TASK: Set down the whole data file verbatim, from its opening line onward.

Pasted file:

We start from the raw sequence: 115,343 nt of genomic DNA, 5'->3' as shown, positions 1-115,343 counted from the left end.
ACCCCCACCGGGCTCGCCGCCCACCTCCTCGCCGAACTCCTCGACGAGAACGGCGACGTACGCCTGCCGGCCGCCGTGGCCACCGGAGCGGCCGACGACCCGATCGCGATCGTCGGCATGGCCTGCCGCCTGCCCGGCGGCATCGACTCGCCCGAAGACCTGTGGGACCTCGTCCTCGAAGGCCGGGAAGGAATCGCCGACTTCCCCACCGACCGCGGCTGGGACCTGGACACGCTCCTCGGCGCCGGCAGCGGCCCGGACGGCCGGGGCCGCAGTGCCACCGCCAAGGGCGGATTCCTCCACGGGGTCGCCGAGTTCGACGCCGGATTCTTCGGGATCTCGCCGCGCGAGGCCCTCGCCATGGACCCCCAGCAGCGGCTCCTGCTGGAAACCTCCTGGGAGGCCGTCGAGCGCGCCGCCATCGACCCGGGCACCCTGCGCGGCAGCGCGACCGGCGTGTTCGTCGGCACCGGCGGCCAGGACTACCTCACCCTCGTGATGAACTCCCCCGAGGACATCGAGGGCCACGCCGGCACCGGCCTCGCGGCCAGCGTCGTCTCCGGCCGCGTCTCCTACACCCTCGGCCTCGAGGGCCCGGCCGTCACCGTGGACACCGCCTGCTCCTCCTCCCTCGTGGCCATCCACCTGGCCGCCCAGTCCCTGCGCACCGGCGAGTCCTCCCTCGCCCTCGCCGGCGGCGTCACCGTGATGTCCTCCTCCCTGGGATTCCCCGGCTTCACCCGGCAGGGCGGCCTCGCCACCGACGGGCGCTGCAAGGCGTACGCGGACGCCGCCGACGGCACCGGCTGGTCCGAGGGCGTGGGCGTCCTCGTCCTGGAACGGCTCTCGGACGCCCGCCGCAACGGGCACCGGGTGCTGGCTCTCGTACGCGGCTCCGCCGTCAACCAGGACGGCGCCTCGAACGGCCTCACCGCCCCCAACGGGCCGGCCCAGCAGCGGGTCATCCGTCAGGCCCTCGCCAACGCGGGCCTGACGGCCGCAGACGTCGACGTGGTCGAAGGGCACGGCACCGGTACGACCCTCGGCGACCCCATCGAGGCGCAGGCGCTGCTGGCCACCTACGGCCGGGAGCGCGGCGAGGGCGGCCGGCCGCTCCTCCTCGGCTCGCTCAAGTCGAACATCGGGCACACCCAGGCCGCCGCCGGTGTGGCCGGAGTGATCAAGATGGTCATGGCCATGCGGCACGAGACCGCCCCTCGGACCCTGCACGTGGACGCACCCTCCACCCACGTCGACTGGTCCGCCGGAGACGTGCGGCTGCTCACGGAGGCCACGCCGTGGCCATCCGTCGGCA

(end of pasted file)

We start from the raw sequence: 115,343 nt of genomic DNA, 5'->3' as shown, positions 1-115,343 counted from the left end.
ACCCCCACCGGGCTCGCCGCCCACCTCCTCGCCGAACTCCTCGACGAGAACGGCGACGTACGCCTGCCGGCCGCCGTGGCCACCGGAGCGGCCGACGACCCGATCGCGATCGTCGGCATGGCCTGCCGCCTGCCCGGCGGCATCGACTCGCCCGAAGACCTGTGGGACCTCGTCCTCGAAGGCCGGGAAGGAATCGCCGACTTCCCCACCGACCGCGGCTGGGACCTGGACACGCTCCTCGGCGCCGGCAGCGGCCCGGACGGCCGGGGCCGCAGTGCCACCGCCAAGGGCGGATTCCTCCACGGGGTCGCCGAGTTCGACGCCGGATTCTTCGGGATCTCGCCGCGCGAGGCCCTCGCCATGGACCCCCAGCAGCGGCTCCTGCTGGAAACCTCCTGGGAGGCCGTCGAGCGCGCCGCCATCGACCCGGGCACCCTGCGCGGCAGCGCGACCGGCGTGTTCGTCGGCACCGGCGGCCAGGACTACCTCACCCTCGTGATGAACTCCCCCGAGGACATCGAGGGCCACGCCGGCACCGGCCTCGCGGCCAGCGTCGTCTCCGGCCGCGTCTCCTACACCCTCGGCCTCGAGGGCCCGGCCGTCACCGTGGACACCGCCTGCTCCTCCTCCCTCGTGGCCATCCACCTGGCCGCCCAGTCCCTGCGCACCGGCGAGTCCTCCCTCGCCCTCGCCGGCGGCGTCACCGTGATGTCCTCCTCCCTGGGATTCCCCGGCTTCACCCGGCAGGGCGGCCTCGCCACCGACGGGCGCTGCAAGGCGTACGCGGACGCCGCCGACGGCACCGGCTGGTCCGAGGGCGTGGGCGTCCTCGTCCTGGAACGGCTCTCGGACGCCCGCCGCAACGGGCACCGGGTGCTGGCTCTCGTACGCGGCTCCGCCGTCAACCAGGACGGCGCCTCGAACGGCCTCACCGCCCCCAACGGGCCGGCCCAGCAGCGGGTCATCCGTCAGGCCCTCGCCAACGCGGGCCTGACGGCCGCAGACGTCGACGTGGTCGAAGGGCACGGCACCGGTACGACCCTCGGCGACCCCATCGAGGCGCAGGCGCTGCTGGCCACCTACGGCCGGGAGCGCGGCGAGGGCGGCCGGCCGCTCCTCCTCGGCTCGCTCAAGTCGAACATCGGGCACACCCAGGCCGCCGCCGGTGTGGCCGGAGTGATCAAGATGGTCATGGCCATGCGGCACGAGACCGCCCCTCGGACCCTGCACGTGGACGCACCCTCCACCCACGTCGACTGGTCCGCCGGAGACGTGCGGCTGCTCACGGAGGCCACGCCGTGGCCATCCGTCGGCA